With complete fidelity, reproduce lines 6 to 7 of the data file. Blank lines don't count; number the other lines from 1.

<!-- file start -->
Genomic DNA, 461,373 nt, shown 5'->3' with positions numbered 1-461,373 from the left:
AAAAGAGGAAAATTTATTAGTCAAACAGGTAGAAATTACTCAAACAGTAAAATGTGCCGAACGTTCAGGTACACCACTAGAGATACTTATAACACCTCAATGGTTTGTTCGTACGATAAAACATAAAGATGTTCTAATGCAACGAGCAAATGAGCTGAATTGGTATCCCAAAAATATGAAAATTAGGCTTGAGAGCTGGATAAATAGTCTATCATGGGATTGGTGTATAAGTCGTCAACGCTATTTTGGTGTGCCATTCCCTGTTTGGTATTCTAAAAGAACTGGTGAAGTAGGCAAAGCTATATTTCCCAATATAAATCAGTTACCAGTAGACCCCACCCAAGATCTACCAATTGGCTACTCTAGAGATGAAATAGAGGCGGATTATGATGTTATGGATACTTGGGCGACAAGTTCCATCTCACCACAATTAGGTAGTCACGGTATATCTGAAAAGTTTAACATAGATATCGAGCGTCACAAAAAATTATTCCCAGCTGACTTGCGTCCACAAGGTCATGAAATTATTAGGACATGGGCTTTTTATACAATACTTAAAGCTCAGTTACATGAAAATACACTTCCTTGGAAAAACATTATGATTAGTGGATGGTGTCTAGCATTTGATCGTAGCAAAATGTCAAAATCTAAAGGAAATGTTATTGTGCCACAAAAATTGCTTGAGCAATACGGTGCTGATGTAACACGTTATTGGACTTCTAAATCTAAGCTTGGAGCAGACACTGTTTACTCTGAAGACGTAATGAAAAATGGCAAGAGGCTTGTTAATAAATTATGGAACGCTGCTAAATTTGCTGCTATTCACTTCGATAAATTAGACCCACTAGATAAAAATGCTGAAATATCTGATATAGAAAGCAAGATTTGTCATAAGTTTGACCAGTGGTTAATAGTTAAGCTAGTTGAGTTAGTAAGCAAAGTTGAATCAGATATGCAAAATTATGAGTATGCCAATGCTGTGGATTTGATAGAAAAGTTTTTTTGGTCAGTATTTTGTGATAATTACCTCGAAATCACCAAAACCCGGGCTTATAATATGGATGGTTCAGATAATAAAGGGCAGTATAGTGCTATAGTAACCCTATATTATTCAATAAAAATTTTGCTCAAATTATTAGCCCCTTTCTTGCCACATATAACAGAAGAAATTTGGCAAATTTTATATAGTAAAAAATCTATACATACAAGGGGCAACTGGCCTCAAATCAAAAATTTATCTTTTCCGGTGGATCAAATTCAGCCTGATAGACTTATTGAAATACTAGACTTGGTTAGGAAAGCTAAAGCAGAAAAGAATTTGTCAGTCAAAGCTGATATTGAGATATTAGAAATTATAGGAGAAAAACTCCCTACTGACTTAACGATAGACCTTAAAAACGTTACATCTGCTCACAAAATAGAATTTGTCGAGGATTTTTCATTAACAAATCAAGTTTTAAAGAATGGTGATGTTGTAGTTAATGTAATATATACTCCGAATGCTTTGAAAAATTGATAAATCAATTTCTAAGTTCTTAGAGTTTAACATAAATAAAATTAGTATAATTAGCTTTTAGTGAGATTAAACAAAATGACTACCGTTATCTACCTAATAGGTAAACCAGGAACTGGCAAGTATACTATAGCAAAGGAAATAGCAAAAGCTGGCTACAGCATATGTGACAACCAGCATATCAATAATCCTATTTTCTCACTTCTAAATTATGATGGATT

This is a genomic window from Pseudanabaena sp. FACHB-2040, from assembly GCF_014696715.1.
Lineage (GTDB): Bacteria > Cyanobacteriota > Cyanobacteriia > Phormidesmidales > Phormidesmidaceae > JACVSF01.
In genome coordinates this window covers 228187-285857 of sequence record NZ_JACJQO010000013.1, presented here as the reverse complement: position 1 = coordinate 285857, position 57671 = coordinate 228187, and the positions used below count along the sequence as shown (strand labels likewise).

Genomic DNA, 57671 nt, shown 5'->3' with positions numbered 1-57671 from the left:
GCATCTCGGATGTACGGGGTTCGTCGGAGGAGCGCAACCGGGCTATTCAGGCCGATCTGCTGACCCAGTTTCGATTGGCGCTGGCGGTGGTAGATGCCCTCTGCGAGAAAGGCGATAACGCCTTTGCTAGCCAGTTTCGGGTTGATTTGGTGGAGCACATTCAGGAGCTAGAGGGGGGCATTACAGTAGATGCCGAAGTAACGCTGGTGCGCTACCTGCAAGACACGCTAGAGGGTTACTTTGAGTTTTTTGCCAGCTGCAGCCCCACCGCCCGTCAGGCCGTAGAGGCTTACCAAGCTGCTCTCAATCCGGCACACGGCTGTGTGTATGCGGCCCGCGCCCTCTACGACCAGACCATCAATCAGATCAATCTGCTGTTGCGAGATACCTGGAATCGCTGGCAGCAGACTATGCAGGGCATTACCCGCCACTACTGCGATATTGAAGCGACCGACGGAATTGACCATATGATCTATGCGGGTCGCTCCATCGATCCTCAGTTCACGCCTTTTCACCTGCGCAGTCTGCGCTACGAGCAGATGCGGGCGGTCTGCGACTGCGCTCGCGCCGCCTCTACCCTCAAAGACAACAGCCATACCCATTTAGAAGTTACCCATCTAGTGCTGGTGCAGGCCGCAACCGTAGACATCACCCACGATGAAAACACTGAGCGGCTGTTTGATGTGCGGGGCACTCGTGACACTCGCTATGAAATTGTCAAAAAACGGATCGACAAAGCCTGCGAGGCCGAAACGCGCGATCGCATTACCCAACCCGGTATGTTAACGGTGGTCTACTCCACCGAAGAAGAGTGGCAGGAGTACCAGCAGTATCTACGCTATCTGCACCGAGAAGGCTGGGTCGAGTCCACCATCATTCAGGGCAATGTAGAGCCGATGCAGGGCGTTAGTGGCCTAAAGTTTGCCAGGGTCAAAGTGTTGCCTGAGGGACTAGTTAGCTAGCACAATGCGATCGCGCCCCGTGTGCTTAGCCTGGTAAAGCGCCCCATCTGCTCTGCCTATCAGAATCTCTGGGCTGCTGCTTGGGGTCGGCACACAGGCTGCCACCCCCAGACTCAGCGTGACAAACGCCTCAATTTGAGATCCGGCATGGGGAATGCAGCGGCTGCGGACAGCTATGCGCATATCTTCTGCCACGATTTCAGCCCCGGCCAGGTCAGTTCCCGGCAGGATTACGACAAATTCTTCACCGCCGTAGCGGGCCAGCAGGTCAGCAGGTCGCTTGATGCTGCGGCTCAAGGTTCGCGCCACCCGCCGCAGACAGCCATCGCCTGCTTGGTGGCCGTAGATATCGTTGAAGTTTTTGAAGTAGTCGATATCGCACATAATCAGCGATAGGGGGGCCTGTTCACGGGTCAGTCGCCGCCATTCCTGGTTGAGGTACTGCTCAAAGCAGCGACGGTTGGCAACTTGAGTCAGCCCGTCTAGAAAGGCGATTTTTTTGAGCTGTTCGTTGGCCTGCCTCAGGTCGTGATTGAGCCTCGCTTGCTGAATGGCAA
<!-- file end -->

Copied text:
Genomic DNA, 57671 nt, shown 5'->3' with positions numbered 1-57671 from the left:
GCATCTCGGATGTACGGGGTTCGTCGGAGGAGCGCAACCGGGCTATTCAGGCCGATCTGCTGACCCAGTTTCGATTGGCGCTGGCGGTGGTAGATGCCCTCTGCGAGAAAGGCGATAACGCCTTTGCTAGCCAGTTTCGGGTTGATTTGGTGGAGCACATTCAGGAGCTAGAGGGGGGCATTACAGTAGATGCCGAAGTAACGCTGGTGCGCTACCTGCAAGACACGCTAGAGGGTTACTTTGAGTTTTTTGCCAGCTGCAGCCCCACCGCCCGTCAGGCCGTAGAGGCTTACCAAGCTGCTCTCAATCCGGCACACGGCTGTGTGTATGCGGCCCGCGCCCTCTACGACCAGACCATCAATCAGATCAATCTGCTGTTGCGAGATACCTGGAATCGCTGGCAGCAGACTATGCAGGGCATTACCCGCCACTACTGCGATATTGAAGCGACCGACGGAATTGACCATATGATCTATGCGGGTCGCTCCATCGATCCTCAGTTCACGCCTTTTCACCTGCGCAGTCTGCGCTACGAGCAGATGCGGGCGGTCTGCGACTGCGCTCGCGCCGCCTCTACCCTCAAAGACAACAGCCATACCCATTTAGAAGTTACCCATCTAGTGCTGGTGCAGGCCGCAACCGTAGACATCACCCACGATGAAAACACTGAGCGGCTGTTTGATGTGCGGGGCACTCGTGACACTCGCTATGAAATTGTCAAAAAACGGATCGACAAAGCCTGCGAGGCCGAAACGCGCGATCGCATTACCCAACCCGGTATGTTAACGGTGGTCTACTCCACCGAAGAAGAGTGGCAGGAGTACCAGCAGTATCTACGCTATCTGCACCGAGAAGGCTGGGTCGAGTCCACCATCATTCAGGGCAATGTAGAGCCGATGCAGGGCGTTAGTGGCCTAAAGTTTGCCAGGGTCAAAGTGTTGCCTGAGGGACTAGTTAGCTAGCACAATGCGATCGCGCCCCGTGTGCTTAGCCTGGTAAAGCGCCCCATCTGCTCTGCCTATCAGAATCTCTGGGCTGCTGCTTGGGGTCGGCACACAGGCTGCCACCCCCAGACTCAGCGTGACAAACGCCTCAATTTGAGATCCGGCATGGGGAATGCAGCGGCTGCGGACAGCTATGCGCATATCTTCTGCCACGATTTCAGCCCCGGCCAGGTCAGTTCCCGGCAGGATTACGACAAATTCTTCACCGCCGTAGCGGGCCAGCAGGTCAGCAGGTCGCTTGATGCTGCGGCTCAAGGTTCGCGCCACCCGCCGCAGACAGCCATCGCCTGCTTGGTGGCCGTAGATATCGTTGAAGTTTTTGAAGTAGTCGATATCGCACATAATCAGCGATAGGGGGGCCTGTTCACGGGTCAGTCGCCGCCATTCCTGGTTGAGGTACTGCTCAAAGCAGCGACGGTTGGCAACTTGAGTCAGCCCGTCTAGAAAGGCGATTTTTTTGAGCTGTTCGTTGGCCTGCCTCAGGTCGTGATTGAGCCTCGCTTGCTGAATGGCAA